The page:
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Did your existing boiler cycle at the coldest temps? Raising the water temp does nothing for capacity if boiler is short its not going to get to setpoint. What have you done to the house as for doors, windows and insulation?
He stated the following read up

"It's tough to do a true heat loss calc on this house, being so old. Unknown what they did over the years. Not sure of wall cavity insulation/type/r value, floor type/thickness/layers"
 

jadnashua

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If you have your energy use data from last winter and look up the degree day data for your location, you can get a very good idea of what amount of energy it took to keep the house warm. That is real information, rather than an estimate that doesn't know things like how big of air leaks, or whatever you may have that insulation values don't account for.

Using the efficiency data of your boiler, the amount of gas used, and the degree day information, you can see how many BTUs you used.
 

Vze2hnvz

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Thanks all for the replies,
I guess I'm not following. I was just trying to see if this boiler was in the ballpark. As I said, I'm not doing any heat loss calcs for getting a new boiler, just was trying to see if this one was close. If A=B, and B=C, then A=C. That was my figuring. I was thinking this shouldn't be that difficult for my case. If I calculate my existent radiant sources/btu's per hr., and the existing boiler was already sufficient to heat the living space comfortably with the output of 120000 btu's output, and I only really need a 79000 btu input, and the other boiler is rated at 83000 btu in a perfect world. Why wouldn't that work for 99% of the time? I know its not sized to x 1.4. Can someone tell me why this won't work? Am I missing something?
 

John Gayewski

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Thanks all for the replies,
I guess I'm not following. I was just trying to see if this boiler was in the ballpark. As I said, I'm not doing any heat loss calcs for getting a new boiler, just was trying to see if this one was close. If A=B, and B=C, then A=C. That was my figuring. I was thinking this shouldn't be that difficult for my case. If I calculate my existent radiant sources/btu's per hr., and the existing boiler was already sufficient to heat the living space comfortably with the output of 120000 btu's output, and I only really need a 79000 btu input, and the other boiler is rated at 83000 btu in a perfect world. Why wouldn't that work for 99% of the time? I know its not sized to x 1.4. Can someone tell me why this won't work? Am I missing something?
Your comfort doesn't mean anything. You need to be at minimum 68 degrees on design day.
 

jadnashua

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Any fired boiler has best efficiency when on the coldest design day, it needs to run constantly. That's hard to achieve. 99% of the time, it will cycle on/off. What you DO NOT want is for any one on cycle to be short. TO achieve that, you don't want a boiler that is way oversized. If it's marginal, if you did a setback, it would take longer to reheat the house, so you often want a little excess.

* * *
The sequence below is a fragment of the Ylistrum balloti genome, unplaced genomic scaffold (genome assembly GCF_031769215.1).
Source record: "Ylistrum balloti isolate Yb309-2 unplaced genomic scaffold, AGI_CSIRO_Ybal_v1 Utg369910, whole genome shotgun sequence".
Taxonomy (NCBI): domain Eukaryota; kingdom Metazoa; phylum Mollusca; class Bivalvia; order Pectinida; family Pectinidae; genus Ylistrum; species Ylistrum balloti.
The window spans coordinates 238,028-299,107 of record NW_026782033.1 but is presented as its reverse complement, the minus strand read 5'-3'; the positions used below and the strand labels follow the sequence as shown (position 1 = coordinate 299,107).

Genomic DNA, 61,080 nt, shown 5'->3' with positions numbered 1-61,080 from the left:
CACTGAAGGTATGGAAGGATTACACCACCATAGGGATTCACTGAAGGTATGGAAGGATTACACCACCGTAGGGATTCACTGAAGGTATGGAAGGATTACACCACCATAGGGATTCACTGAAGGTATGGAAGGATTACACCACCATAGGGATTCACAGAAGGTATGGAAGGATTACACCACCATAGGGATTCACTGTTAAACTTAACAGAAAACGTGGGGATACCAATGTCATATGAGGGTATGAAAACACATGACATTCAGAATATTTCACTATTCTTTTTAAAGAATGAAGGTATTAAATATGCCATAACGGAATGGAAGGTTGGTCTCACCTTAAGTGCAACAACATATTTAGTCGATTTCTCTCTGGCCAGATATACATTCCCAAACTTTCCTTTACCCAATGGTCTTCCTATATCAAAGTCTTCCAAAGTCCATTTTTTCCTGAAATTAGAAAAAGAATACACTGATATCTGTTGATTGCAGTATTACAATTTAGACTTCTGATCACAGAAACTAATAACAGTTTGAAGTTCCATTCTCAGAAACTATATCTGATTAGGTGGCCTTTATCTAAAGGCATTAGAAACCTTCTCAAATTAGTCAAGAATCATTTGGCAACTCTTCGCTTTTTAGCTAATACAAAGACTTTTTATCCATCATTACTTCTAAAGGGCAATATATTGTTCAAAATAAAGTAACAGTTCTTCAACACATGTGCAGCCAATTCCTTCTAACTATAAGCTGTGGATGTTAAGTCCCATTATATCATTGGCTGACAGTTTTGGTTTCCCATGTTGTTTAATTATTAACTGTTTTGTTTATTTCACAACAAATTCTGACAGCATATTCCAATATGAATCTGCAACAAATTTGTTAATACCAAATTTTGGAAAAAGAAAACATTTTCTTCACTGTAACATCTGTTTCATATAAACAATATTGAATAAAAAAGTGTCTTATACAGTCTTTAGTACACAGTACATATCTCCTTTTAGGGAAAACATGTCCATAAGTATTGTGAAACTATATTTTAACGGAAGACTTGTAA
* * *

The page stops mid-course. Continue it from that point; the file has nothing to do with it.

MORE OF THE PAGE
The best way to figure out what size is needed on an existing install, is to see how much heat is put into the house through your energy use. NG has a certain energy content, your boiler has a known efficiency, and you can find out what the load is by looking up the degree-day data.

Then, you have a radiation issue...regardless of how big the boiler is, you can't get that heat into the building unless there's enough radiation. You figured out the max heat you COULD put into the house, but not what you NEED. Depending on the boiler chosen, you may be able to lower the outlet temperature, which lowers the available heat, but also would let the boiler run longer if the outlet temperature was lower. This tends to save energy. Depending on the boiler, there will be some minimum return water temperature to prevent damaging it. That can help determine what outlet temperature is safe, and how much heat you can provide to the building.

It was not uncommon for a boiler to be 2-4x larger than needed. Back when energy was cheaper, many didn't care. That is unlikely to be the case into the future.
 

jadnashua

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The actual energy content of NG varies a little by the supplier, but somewhere around 1035 BTU/cuft is probably a good estimate. Most gas bills show how much NG you've used, but may be in 100cuft units, so you'd need to take that into account. Say your boiler was 85% efficient, ad you used 1000cuft (this is just an example)...1035*1000*.0.85=879,750 BTU. Then, you'd have to look at your degree day table you've looked up for your zip code for the time in question...that would tell you, for the outside temperature that time period, how much temperature rise you needed, and how many BTU's you needed to keep the house warm. Then, you can work out how many BTU/hour you need for your heating source. This is actual for YOUR structure, rather than an estimate for a theoretical one. It works for retrofit, but obviously, not for new.